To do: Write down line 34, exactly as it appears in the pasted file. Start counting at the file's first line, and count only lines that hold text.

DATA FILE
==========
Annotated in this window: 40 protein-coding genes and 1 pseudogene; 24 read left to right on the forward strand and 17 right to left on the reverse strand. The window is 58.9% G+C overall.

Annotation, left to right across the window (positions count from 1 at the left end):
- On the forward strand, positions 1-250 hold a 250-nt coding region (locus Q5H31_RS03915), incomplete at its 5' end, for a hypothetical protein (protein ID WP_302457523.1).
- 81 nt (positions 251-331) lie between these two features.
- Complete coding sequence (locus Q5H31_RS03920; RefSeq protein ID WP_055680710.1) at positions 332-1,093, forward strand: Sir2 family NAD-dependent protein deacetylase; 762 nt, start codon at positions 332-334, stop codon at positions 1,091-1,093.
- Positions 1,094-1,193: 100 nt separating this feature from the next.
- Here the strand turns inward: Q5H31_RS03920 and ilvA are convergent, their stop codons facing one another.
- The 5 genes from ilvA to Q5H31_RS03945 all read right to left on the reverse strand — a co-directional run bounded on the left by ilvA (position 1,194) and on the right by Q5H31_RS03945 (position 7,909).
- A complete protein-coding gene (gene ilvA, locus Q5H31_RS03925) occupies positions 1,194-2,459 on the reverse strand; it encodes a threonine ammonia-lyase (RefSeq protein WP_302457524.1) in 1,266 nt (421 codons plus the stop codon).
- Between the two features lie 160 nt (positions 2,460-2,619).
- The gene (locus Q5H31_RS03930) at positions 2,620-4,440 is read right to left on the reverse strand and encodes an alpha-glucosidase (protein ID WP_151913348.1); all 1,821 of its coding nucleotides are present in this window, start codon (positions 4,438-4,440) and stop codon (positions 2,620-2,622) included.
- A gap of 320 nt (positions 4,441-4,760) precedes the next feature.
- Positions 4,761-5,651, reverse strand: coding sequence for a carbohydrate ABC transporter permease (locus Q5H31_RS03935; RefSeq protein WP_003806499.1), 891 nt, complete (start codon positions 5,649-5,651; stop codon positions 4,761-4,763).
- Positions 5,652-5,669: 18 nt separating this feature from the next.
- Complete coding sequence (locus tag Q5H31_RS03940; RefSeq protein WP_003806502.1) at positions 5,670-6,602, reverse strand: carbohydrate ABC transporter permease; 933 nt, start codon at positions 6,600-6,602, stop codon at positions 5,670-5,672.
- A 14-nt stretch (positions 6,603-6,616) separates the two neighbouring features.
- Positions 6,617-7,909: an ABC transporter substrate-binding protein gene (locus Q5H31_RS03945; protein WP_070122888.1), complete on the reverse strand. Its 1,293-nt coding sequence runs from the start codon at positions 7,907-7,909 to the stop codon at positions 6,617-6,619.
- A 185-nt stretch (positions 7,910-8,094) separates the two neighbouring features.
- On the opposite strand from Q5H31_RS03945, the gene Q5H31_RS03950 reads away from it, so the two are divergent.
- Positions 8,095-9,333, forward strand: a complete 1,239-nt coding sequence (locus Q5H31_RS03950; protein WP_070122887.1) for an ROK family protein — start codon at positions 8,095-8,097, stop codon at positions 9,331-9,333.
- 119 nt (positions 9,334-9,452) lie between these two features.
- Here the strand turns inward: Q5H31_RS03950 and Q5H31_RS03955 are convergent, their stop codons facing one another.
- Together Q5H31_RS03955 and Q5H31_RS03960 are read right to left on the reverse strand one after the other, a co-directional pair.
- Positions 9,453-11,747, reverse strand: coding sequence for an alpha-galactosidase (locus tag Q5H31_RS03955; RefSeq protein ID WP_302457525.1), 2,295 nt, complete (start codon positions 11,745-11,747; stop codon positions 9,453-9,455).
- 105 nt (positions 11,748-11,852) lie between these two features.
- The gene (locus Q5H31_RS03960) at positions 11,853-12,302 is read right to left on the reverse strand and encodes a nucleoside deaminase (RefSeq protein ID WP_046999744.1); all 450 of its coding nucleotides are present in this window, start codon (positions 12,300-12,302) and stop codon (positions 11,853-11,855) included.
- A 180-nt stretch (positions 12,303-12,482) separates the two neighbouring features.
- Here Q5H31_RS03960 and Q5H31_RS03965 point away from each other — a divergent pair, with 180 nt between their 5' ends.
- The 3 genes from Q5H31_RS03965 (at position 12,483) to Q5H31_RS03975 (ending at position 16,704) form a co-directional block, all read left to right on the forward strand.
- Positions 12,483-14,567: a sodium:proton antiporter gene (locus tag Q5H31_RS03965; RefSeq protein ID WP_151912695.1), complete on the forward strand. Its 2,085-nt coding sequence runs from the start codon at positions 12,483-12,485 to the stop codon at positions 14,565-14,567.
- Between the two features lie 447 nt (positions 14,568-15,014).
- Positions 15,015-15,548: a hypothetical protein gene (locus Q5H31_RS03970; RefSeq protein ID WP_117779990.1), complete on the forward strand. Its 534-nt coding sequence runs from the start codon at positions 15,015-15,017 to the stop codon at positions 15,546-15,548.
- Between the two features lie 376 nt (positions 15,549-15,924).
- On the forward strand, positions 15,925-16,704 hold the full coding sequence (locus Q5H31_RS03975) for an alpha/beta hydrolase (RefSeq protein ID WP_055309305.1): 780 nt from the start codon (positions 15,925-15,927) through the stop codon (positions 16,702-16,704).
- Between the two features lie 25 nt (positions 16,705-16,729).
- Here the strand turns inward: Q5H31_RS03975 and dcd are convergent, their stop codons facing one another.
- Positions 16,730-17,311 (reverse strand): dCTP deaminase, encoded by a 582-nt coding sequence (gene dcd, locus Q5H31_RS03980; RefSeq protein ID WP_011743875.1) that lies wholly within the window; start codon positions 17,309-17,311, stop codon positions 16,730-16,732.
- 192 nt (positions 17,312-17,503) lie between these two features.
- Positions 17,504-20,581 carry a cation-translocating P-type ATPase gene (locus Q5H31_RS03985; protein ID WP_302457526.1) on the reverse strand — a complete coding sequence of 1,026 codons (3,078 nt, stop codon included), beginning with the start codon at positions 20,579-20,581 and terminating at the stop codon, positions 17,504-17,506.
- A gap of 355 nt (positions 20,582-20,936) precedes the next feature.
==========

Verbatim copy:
- On the forward strand, positions 15,925-16,704 hold the full coding sequence (locus Q5H31_RS03975) for an alpha/beta hydrolase (RefSeq protein ID WP_055309305.1): 780 nt from the start codon (positions 15,925-15,927) through the stop codon (positions 16,702-16,704).